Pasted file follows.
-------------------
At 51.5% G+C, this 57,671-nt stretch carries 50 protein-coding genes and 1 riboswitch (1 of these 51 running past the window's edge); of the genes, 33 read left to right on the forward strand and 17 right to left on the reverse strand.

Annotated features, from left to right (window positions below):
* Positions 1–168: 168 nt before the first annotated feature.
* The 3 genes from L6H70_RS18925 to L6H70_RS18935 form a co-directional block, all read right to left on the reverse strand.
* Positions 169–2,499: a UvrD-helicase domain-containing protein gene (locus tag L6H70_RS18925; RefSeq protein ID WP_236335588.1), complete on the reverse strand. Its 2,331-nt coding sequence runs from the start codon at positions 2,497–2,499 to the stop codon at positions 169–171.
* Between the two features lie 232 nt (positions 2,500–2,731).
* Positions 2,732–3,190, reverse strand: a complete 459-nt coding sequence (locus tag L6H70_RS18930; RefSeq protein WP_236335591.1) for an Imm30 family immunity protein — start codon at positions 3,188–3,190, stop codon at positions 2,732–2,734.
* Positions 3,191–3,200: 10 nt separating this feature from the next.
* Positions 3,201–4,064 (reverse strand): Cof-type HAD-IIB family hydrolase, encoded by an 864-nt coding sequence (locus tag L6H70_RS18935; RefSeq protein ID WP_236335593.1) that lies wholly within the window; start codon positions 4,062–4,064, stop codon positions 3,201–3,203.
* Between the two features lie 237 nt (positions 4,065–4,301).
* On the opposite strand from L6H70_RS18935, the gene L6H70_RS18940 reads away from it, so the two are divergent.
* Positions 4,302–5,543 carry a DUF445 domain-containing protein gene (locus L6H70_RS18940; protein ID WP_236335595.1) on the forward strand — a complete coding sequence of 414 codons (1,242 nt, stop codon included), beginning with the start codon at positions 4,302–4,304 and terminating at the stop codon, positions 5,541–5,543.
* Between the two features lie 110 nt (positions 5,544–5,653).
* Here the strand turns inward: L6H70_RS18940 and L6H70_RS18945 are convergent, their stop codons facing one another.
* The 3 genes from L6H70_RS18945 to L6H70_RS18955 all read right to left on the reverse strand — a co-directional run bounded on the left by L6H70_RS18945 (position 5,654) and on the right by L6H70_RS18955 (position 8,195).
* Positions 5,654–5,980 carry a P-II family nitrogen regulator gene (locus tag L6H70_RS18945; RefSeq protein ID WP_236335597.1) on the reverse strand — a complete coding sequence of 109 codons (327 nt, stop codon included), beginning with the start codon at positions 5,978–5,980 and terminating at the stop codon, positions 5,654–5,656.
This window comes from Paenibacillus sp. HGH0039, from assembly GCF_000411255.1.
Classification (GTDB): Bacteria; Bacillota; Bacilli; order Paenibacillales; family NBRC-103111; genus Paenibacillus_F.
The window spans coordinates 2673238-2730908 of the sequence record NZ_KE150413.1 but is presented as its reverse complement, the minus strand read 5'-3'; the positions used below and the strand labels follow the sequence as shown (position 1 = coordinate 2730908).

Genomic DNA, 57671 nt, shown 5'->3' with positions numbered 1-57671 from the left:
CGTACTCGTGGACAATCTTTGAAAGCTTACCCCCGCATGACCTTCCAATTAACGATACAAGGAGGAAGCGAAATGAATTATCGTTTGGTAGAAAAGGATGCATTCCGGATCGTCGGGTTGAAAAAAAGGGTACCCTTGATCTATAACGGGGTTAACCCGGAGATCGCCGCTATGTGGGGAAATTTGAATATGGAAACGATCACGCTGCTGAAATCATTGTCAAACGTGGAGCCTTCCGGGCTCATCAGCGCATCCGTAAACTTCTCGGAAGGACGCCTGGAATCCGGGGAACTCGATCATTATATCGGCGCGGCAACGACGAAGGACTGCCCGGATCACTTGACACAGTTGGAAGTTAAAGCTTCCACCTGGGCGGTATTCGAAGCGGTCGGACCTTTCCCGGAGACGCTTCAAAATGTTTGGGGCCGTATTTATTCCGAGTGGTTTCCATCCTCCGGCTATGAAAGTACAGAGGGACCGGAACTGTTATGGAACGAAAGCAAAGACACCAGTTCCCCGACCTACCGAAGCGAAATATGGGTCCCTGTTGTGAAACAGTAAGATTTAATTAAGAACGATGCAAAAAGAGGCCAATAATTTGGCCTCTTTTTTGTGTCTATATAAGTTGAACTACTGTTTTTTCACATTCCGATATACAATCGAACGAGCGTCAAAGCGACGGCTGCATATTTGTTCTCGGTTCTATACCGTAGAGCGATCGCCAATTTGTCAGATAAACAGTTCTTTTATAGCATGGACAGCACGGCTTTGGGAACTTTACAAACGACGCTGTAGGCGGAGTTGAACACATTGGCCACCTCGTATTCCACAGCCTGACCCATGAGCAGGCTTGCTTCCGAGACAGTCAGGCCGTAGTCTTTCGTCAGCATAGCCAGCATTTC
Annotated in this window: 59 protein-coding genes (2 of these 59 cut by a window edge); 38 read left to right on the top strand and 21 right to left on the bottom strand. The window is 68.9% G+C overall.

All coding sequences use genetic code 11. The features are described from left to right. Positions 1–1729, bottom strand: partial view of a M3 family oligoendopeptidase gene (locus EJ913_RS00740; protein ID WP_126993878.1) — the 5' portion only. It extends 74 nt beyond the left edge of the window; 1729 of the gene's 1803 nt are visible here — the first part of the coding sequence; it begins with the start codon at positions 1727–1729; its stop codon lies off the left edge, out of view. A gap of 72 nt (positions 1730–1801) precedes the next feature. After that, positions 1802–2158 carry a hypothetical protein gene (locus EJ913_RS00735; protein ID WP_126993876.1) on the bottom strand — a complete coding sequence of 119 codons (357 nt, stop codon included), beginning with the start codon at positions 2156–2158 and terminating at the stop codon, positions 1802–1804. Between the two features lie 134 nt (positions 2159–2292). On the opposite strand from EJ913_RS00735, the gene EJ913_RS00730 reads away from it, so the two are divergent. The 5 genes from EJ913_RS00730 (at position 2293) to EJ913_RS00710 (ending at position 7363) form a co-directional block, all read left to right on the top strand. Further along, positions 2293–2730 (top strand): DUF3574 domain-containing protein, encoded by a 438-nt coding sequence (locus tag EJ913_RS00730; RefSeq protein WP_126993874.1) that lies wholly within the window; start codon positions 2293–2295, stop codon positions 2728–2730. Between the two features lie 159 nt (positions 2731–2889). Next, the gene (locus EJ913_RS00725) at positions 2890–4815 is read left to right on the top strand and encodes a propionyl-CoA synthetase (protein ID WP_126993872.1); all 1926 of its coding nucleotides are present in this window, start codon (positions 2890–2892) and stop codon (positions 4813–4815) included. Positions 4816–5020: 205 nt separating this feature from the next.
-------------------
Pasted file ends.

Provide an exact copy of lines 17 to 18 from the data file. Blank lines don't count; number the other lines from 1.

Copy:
This window comes from Paenibacillus sp. HGH0039, from assembly GCF_000411255.1.
Classification (GTDB): Bacteria; Bacillota; Bacilli; order Paenibacillales; family NBRC-103111; genus Paenibacillus_F.